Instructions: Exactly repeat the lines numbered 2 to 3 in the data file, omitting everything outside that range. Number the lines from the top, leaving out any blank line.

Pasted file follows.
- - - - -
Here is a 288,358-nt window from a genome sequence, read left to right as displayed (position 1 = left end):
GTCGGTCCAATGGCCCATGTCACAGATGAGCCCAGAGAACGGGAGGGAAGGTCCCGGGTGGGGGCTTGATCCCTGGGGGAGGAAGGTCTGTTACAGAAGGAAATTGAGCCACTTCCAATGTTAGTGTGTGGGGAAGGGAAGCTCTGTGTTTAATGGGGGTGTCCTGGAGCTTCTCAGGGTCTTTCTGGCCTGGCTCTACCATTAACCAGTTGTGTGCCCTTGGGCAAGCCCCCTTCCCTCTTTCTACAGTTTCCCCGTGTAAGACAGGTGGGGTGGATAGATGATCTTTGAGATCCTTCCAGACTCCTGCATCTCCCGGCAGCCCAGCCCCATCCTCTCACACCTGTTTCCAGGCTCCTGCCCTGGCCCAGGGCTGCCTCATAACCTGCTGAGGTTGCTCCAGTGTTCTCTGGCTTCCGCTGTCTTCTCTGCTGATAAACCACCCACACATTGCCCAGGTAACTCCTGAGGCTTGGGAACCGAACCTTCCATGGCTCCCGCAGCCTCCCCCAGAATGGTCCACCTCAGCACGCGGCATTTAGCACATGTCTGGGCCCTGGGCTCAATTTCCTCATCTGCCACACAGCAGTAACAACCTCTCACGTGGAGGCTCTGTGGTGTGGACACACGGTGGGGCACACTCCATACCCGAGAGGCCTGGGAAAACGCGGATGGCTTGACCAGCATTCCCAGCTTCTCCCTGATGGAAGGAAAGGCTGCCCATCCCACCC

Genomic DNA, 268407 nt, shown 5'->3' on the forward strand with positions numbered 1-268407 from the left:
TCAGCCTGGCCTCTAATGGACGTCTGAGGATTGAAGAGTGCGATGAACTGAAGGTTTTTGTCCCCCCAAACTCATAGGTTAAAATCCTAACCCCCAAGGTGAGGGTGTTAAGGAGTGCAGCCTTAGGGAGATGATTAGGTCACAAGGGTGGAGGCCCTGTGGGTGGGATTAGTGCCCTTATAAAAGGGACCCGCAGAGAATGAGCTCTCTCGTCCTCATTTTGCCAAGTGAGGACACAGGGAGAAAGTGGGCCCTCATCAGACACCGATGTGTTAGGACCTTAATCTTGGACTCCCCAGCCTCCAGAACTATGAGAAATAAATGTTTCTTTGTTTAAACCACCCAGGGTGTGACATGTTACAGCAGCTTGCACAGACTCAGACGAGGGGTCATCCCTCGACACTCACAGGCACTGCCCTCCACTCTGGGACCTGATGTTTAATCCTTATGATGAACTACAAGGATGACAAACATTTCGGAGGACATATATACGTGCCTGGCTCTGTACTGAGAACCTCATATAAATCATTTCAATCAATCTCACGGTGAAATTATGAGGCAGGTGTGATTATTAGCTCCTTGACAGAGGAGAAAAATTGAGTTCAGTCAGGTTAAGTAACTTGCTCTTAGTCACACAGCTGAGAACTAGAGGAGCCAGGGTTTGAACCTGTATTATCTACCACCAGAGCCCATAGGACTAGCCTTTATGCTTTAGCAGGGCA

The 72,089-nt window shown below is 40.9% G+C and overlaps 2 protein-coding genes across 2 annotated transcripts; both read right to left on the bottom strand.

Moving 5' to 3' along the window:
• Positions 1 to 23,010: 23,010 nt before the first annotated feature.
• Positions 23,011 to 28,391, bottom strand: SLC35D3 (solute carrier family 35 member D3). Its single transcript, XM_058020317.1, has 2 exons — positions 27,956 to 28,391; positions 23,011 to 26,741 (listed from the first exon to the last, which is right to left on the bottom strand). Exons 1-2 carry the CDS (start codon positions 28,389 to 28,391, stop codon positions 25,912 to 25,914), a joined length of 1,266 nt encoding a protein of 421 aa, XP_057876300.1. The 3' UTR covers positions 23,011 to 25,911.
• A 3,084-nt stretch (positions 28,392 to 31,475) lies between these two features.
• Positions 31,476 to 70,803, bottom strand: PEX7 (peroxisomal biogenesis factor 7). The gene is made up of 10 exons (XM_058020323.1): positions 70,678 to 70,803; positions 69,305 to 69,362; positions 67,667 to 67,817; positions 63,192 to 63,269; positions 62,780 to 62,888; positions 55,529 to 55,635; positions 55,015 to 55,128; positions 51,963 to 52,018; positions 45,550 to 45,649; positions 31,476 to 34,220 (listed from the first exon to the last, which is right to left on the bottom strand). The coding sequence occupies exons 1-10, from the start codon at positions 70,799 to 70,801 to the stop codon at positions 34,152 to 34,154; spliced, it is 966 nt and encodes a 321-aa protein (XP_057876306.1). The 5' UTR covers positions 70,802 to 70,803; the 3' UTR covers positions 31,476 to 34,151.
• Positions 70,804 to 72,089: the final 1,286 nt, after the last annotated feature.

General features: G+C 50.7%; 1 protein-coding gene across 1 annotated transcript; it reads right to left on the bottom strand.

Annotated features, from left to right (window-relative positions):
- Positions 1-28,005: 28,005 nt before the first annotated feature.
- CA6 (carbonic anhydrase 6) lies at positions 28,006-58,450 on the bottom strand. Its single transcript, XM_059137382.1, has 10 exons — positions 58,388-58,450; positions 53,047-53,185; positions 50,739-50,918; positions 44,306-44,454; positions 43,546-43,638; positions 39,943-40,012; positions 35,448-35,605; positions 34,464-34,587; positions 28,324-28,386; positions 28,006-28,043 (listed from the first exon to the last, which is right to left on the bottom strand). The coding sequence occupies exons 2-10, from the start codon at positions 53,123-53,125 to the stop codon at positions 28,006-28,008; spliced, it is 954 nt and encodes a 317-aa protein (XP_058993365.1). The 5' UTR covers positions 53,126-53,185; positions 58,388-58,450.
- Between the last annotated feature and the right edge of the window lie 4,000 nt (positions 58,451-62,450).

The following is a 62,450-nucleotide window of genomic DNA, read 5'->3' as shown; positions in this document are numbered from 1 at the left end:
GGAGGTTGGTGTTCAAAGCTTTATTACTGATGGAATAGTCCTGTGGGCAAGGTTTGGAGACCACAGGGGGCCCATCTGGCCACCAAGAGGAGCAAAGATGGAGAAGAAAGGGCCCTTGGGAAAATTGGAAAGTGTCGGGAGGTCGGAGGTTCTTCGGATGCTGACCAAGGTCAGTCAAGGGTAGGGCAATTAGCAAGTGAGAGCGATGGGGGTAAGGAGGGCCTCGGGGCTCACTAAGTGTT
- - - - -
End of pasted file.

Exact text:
GTCGGTCCAATGGCCCATGTCACAGATGAGCCCAGAGAACGGGAGGGAAGGTCCCGGGTGGGGGCTTGATCCCTGGGGGAGGAAGGTCTGTTACAGAAGGAAATTGAGCCACTTCCAATGTTAGTGTGTGGGGAAGGGAAGCTCTGTGTTTAATGGGGGTGTCCTGGAGCTTCTCAGGGTCTTTCTGGCCTGGCTCTACCATTAACCAGTTGTGTGCCCTTGGGCAAGCCCCCTTCCCTCTTTCTACAGTTTCCCCGTGTAAGACAGGTGGGGTGGATAGATGATCTTTGAGATCCTTCCAGACTCCTGCATCTCCCGGCAGCCCAGCCCCATCCTCTCACACCTGTTTCCAGGCTCCTGCCCTGGCCCAGGGCTGCCTCATAACCTGCTGAGGTTGCTCCAGTGTTCTCTGGCTTCCGCTGTCTTCTCTGCTGATAAACCACCCACACATTGCCCAGGTAACTCCTGAGGCTTGGGAACCGAACCTTCCATGGCTCCCGCAGCCTCCCCCAGAATGGTCCACCTCAGCACGCGGCATTTAGCACATGTCTGGGCCCTGGGCTCAATTTCCTCATCTGCCACACAGCAGTAACAACCTCTCACGTGGAGGCTCTGTGGTGTGGACACACGGTGGGGCACACTCCATACCCGAGAGGCCTGGGAAAACGCGGATGGCTTGACCAGCATTCCCAGCTTCTCCCTGATGGAAGGAAAGGCTGCCCATCCCACCC

Genomic DNA, 268407 nt, shown 5'->3' on the forward strand with positions numbered 1-268407 from the left: